A young friend is going through a break-up. It’s a difficult time for him and nobody really is able to make him feel better. Honestly, there are no right ways or wrong ways of dealing with such a situation. Although today’s generation is far more open and willing to share their stories on facebook, parents and family still find it difficult to counsel young adult children on this matter. Perhaps understanding how and why break-ups happen can be useful.
Surely, break-ups are very painful. You sometimes feel you haven’t been treated fairly or that you were never allowed to share what you feel or that you were used. Whatever may be the trigger, a break-up basically signifies a difficulty to relate, to communicate, to express, to appreciate and to understand. But why grieve over this? Just imagine: for years you grow up with a different set of people and then suddenly you develop this ‘liking’ and then this ‘unputdownable longing’ for this ‘new’ person in your Life. You possibly know this person for a few weeks or months or even a year or two – but that doesn’t match the number of years you know someone in your family who you get along famously with or the time you have known your BFF! Any knowing, any relating, takes time to evolve into a seamless understanding, a companionship. And all evolution involves upheavals. There will be fights, showdowns, sulking, anger, sometimes even feelings of jealousy, that will pepper the period of evolution. But before this evolution takes place, if you place enormous pressure on the relationship, there will be break-ups. That’s precisely how and why break-ups occur.
So, the foremost point to know and remember is that a break-up is not a bad thing to happen. If it happens, deal with it by facing it. Because it was always on the cards – from the very moment you got involved!  And if it has not happened, it is still on the cards. It may never happen either. And if it doesn’t, great! But when it happens, a break-up helps a couple review where each of them is coming from and where each of them wants to go. Now, if the destination is the same and they both feel the same way about the journey and being together on it, they may still make up and reunite. Making up often is a cleansing process – it allows for candor to help build a stronger bond. But despite all the efforts they make, if they don’t feel the same way, it’s best they just go their own ways. Why agonize over and endure each other?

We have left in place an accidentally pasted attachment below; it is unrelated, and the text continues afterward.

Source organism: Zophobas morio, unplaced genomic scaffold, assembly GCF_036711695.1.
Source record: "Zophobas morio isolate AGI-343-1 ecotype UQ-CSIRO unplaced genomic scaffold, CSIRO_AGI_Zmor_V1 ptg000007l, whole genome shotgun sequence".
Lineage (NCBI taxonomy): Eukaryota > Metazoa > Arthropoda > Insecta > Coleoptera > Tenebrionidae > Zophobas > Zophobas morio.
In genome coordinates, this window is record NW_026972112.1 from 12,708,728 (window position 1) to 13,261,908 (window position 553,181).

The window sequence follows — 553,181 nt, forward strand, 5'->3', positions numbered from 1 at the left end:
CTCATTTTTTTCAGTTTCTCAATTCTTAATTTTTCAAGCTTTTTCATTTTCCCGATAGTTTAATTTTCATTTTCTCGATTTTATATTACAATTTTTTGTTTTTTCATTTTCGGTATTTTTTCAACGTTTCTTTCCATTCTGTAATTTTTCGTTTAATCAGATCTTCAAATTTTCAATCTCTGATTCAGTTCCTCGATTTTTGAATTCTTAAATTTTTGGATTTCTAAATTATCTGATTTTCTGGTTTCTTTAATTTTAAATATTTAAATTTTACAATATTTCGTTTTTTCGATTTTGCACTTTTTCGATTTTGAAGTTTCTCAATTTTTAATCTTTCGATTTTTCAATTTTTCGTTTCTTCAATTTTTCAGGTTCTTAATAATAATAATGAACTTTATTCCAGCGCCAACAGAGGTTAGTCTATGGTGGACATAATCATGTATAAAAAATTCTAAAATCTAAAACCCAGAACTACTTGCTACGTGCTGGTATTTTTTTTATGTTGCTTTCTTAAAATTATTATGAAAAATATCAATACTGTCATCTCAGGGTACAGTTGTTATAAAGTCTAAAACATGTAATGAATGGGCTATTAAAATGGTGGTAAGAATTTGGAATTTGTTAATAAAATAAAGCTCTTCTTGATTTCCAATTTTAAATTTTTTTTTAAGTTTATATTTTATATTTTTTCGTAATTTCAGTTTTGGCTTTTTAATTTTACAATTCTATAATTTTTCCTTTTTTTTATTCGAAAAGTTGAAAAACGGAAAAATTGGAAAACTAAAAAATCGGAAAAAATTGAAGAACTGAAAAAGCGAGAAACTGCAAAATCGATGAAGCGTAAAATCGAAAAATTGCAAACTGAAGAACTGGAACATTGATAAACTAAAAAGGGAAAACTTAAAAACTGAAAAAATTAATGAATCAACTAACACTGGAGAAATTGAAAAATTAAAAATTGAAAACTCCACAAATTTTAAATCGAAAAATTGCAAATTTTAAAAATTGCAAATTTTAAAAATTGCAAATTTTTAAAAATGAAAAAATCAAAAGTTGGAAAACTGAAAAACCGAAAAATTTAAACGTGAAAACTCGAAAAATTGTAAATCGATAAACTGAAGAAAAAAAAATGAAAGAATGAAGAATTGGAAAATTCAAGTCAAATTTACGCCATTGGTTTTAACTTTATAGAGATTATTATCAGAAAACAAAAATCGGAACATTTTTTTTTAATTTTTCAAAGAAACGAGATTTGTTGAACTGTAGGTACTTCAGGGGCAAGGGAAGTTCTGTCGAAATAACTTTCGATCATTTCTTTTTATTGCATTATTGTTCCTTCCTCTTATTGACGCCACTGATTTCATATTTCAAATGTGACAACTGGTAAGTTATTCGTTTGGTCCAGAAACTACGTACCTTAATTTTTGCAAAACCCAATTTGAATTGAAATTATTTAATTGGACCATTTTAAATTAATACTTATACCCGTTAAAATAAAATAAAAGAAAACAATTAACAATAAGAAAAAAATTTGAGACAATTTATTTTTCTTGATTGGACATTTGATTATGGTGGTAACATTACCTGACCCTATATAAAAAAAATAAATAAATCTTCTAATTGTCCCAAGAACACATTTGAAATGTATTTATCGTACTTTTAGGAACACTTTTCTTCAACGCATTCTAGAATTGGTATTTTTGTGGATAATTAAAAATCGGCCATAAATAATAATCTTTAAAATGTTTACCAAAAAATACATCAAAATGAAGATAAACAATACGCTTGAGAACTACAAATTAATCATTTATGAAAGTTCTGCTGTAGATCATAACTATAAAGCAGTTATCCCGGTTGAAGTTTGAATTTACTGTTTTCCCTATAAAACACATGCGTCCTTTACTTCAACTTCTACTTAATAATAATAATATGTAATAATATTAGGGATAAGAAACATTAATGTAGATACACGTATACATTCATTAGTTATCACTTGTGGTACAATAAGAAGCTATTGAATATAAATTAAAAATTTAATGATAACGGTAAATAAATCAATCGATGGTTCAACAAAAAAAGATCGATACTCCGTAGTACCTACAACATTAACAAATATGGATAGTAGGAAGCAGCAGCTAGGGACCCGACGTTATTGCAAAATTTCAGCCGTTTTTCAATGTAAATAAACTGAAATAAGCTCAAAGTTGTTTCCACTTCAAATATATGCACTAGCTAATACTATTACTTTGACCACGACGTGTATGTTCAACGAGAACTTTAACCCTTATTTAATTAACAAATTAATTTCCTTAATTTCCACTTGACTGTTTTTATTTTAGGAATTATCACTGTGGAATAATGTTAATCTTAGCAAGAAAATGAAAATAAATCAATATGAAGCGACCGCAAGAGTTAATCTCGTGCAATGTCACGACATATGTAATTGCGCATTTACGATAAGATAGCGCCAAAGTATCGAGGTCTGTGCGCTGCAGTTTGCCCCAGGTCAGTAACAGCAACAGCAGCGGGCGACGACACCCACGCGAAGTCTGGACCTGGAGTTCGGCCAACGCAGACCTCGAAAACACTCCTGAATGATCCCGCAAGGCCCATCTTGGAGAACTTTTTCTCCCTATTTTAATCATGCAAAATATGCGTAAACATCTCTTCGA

I watched this movie Shudh Desi Romance (2013, Maneesh Sharma, Sushant Rajput, Parineeti Chopra, Vaani Kapoor) recently. I believe the movie’s story (and its honest presentation) encapsulates the essence of “companionship” versus “falling in love” and of “bonding” versus “being tied in a relationship”. True love is far more spiritual and pure than what happens between two people at a physical level. Always, all attraction is physical in the beginning. But, over time, a companionship blossoms. There’s an unstated, inexplicable sense of trust, willingness to share and being there for each other that develops. Sometimes, it happens in a matter of weeks. Sometimes, it takes months or even years. And sometimes the companionship never happens even though the physical attraction may still exist and be strong. Life’s journey though, over the years, as you grow older and physically weaker, is best travelled with a companion than with just a bedfellow. If you really want a great companionship with someone, then go beyond the physical qualities that draw you to that someone – seek to, over time, find out if you both relate to, enjoy and celebrate each other. If you don’t it’s perfectly fine – you don’t have to necessarily be this great Jodi No.1! Maybe your partner then is someone else, waiting for you elsewhere?
Life is beautiful. Don’t let it be ruined tending to or grieving over broken relationships where there’s no scope for revival. There’s nothing wrong if, through some pain, you gain insight on what works for you and what does not. Be grateful that you now know what’s best for you. Go wherever Life takes you. Maybe that’s where you will find your true companion…